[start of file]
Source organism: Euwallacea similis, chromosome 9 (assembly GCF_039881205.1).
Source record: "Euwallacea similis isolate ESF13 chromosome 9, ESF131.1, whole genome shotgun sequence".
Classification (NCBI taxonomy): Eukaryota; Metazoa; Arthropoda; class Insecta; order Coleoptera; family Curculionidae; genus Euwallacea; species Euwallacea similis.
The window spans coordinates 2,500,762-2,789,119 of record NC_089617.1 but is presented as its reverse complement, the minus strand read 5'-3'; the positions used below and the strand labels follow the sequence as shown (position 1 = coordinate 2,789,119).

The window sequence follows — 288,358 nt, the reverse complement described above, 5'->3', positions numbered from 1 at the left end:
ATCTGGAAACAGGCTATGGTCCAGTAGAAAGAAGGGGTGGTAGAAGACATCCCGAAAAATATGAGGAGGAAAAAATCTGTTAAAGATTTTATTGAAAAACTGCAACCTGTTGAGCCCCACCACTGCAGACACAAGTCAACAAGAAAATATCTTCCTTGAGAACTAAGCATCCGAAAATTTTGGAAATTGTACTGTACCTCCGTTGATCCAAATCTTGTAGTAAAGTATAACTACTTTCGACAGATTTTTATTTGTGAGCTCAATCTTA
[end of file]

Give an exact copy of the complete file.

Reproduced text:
Source organism: Euwallacea similis, chromosome 9 (assembly GCF_039881205.1).
Source record: "Euwallacea similis isolate ESF13 chromosome 9, ESF131.1, whole genome shotgun sequence".
Classification (NCBI taxonomy): Eukaryota; Metazoa; Arthropoda; class Insecta; order Coleoptera; family Curculionidae; genus Euwallacea; species Euwallacea similis.
The window spans coordinates 2,500,762-2,789,119 of record NC_089617.1 but is presented as its reverse complement, the minus strand read 5'-3'; the positions used below and the strand labels follow the sequence as shown (position 1 = coordinate 2,789,119).

The window sequence follows — 288,358 nt, the reverse complement described above, 5'->3', positions numbered from 1 at the left end:
ATCTGGAAACAGGCTATGGTCCAGTAGAAAGAAGGGGTGGTAGAAGACATCCCGAAAAATATGAGGAGGAAAAAATCTGTTAAAGATTTTATTGAAAAACTGCAACCTGTTGAGCCCCACCACTGCAGACACAAGTCAACAAGAAAATATCTTCCTTGAGAACTAAGCATCCGAAAATTTTGGAAATTGTACTGTACCTCCGTTGATCCAAATCTTGTAGTAAAGTATAACTACTTTCGACAGATTTTTATTTGTGAGCTCAATCTTA